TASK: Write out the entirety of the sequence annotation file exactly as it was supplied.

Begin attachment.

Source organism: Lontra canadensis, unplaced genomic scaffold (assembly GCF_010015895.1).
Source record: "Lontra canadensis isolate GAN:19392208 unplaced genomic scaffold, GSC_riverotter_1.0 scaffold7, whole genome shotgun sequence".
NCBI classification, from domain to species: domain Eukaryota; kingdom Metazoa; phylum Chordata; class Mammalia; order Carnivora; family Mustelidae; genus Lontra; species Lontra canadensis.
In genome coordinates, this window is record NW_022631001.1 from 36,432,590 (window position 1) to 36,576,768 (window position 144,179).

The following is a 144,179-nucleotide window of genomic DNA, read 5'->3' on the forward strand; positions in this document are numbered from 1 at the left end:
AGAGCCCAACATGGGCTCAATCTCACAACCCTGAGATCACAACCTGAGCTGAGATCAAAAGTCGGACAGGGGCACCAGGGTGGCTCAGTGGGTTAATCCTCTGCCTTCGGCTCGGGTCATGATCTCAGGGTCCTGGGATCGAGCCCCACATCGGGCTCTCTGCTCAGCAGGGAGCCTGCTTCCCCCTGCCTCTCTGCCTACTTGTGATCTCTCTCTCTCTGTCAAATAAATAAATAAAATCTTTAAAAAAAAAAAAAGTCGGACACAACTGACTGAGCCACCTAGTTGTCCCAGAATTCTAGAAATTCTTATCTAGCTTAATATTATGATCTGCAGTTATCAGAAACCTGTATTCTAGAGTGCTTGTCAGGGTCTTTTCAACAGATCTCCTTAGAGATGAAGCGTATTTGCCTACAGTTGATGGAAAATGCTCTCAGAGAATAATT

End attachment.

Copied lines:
Source organism: Lontra canadensis, unplaced genomic scaffold (assembly GCF_010015895.1).
Source record: "Lontra canadensis isolate GAN:19392208 unplaced genomic scaffold, GSC_riverotter_1.0 scaffold7, whole genome shotgun sequence".
NCBI classification, from domain to species: domain Eukaryota; kingdom Metazoa; phylum Chordata; class Mammalia; order Carnivora; family Mustelidae; genus Lontra; species Lontra canadensis.
In genome coordinates, this window is record NW_022631001.1 from 36,432,590 (window position 1) to 36,576,768 (window position 144,179).

The following is a 144,179-nucleotide window of genomic DNA, read 5'->3' on the forward strand; positions in this document are numbered from 1 at the left end:
AGAGCCCAACATGGGCTCAATCTCACAACCCTGAGATCACAACCTGAGCTGAGATCAAAAGTCGGACAGGGGCACCAGGGTGGCTCAGTGGGTTAATCCTCTGCCTTCGGCTCGGGTCATGATCTCAGGGTCCTGGGATCGAGCCCCACATCGGGCTCTCTGCTCAGCAGGGAGCCTGCTTCCCCCTGCCTCTCTGCCTACTTGTGATCTCTCTCTCTCTGTCAAATAAATAAATAAAATCTTTAAAAAAAAAAAAAGTCGGACACAACTGACTGAGCCACCTAGTTGTCCCAGAATTCTAGAAATTCTTATCTAGCTTAATATTATGATCTGCAGTTATCAGAAACCTGTATTCTAGAGTGCTTGTCAGGGTCTTTTCAACAGATCTCCTTAGAGATGAAGCGTATTTGCCTACAGTTGATGGAAAATGCTCTCAGAGAATAATT